This march toward privatization in many sectors does, however, have a peculiar relationship to the inexorable trend of globalization. On the one hand, privatization and globalization appear to go hand-in-hand, as both believe that comparative advantage and competition maximize the possibility that the best products and services–in the case of security privatization, the weapons, military training, and fighting forces–will rise to the top. On the other hand, however, privatization can be inconsistent with globalization in localizing and isolating what is provided; in the case of security services, privatization can lead to pockets of highly different types and levels of security across communities and countries, with numerous gaps in between protected regions and populations. Security privatization appears to have a greater potential than other forms of privatization to lead to fragmentation rather than integration of the global community.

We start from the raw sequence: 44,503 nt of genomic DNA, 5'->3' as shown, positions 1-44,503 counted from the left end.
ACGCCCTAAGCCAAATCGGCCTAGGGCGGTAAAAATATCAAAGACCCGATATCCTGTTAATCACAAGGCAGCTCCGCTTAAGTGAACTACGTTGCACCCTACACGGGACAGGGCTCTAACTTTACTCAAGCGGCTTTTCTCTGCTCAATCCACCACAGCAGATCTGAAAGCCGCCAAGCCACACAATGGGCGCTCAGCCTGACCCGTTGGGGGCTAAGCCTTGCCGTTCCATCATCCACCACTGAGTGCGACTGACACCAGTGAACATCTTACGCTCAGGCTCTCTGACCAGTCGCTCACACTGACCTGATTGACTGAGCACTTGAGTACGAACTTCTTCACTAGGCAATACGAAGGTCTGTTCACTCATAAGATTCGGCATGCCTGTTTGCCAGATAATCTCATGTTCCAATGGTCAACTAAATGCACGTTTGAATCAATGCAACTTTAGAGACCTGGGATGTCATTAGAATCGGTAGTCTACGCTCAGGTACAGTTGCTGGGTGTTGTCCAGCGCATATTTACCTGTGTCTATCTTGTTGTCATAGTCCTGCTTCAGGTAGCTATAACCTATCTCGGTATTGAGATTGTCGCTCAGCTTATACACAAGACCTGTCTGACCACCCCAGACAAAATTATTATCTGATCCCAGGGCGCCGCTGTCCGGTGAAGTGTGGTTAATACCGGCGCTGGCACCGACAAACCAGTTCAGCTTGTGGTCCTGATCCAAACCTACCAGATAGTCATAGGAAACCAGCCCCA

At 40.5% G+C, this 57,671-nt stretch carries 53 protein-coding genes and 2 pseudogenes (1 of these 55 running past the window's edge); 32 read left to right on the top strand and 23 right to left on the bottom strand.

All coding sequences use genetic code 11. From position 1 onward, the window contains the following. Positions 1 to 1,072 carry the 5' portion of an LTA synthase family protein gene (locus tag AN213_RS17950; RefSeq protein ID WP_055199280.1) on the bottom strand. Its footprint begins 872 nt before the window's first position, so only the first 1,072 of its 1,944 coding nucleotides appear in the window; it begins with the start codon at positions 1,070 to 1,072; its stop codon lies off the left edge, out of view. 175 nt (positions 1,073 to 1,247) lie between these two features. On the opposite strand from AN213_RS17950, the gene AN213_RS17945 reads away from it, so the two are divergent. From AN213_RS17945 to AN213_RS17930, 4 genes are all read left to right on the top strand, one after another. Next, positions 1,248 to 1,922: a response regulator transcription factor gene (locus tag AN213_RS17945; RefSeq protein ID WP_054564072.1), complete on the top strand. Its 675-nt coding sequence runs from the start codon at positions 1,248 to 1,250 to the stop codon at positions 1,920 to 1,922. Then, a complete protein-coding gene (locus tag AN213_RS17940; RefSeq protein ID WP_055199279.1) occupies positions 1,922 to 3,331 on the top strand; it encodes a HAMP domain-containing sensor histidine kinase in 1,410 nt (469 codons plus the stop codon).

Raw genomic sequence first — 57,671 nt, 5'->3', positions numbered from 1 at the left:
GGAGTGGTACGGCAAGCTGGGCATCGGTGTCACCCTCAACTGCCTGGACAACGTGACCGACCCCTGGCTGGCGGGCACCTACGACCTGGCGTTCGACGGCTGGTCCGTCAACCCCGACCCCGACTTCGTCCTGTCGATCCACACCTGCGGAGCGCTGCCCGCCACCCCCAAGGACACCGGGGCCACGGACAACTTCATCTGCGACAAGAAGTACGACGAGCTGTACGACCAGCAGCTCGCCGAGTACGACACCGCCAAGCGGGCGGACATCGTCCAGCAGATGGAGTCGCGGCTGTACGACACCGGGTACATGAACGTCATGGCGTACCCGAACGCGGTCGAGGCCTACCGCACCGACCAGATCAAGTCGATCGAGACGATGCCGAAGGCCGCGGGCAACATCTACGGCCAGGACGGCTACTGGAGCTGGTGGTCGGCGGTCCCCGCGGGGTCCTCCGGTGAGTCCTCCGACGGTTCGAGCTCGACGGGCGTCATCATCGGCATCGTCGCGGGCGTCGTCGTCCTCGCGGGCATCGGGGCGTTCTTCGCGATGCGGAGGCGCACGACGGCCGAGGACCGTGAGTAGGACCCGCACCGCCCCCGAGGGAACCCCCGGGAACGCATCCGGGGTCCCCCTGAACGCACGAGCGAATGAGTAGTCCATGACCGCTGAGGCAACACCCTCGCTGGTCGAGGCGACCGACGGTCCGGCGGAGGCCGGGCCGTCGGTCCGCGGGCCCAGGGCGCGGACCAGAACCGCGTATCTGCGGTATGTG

Just as looking at the broader privatization picture helps illuminate the special place of security privatization, so does embedding this trend in the wider context of post-Cold War international security discussions. Among security analysts there is certainly a spirited ongoing debate about whether national governmental sovereignty is declining or even transforming. 14 There are general suspicions among both camps that privatized security makes alliances, collective security, and burden-sharing more difficult; threats to internal security more likely; arms control more porous, and predictable deterrence relationships more unstable. From the vantage point of a state commissioning privatized security as a means of foreign military assistance, it reaps the advantages of increased flexibility in terms of its defense commitment; so from the vantage point of the recipient state, it suffers the drawback of not having a clear globally-recognized signal that another government is firmly in its security court for the long haul.